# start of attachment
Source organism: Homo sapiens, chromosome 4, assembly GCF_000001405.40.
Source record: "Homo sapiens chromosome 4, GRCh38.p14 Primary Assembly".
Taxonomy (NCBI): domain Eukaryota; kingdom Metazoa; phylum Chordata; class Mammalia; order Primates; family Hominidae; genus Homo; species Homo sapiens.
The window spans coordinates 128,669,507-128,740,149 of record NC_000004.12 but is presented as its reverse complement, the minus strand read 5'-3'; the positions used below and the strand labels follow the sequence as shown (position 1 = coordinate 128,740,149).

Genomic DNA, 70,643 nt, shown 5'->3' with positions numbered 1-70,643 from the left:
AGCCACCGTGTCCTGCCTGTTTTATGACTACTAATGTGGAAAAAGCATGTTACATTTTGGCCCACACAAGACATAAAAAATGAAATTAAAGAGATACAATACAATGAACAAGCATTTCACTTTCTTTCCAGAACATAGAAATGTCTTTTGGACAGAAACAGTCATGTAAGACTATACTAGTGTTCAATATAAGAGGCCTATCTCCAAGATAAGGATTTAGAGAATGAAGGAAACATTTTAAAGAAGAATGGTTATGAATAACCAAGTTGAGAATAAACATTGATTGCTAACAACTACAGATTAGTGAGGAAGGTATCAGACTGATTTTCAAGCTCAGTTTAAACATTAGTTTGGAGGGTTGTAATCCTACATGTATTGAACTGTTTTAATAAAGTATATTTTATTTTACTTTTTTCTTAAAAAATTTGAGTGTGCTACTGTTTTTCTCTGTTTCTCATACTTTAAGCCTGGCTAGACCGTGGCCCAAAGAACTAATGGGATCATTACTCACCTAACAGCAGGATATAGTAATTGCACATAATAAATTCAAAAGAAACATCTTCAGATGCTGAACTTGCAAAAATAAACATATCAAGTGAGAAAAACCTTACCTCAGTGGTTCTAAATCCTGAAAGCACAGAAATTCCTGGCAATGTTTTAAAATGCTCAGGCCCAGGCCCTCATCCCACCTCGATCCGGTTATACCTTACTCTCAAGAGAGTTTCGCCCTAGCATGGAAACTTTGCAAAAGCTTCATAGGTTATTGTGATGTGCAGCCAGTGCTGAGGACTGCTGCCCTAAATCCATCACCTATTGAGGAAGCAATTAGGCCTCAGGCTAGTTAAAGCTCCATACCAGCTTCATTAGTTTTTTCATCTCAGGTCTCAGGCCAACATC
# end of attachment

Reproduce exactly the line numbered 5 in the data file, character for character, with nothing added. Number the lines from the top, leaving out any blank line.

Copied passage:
Genomic DNA, 70,643 nt, shown 5'->3' with positions numbered 1-70,643 from the left: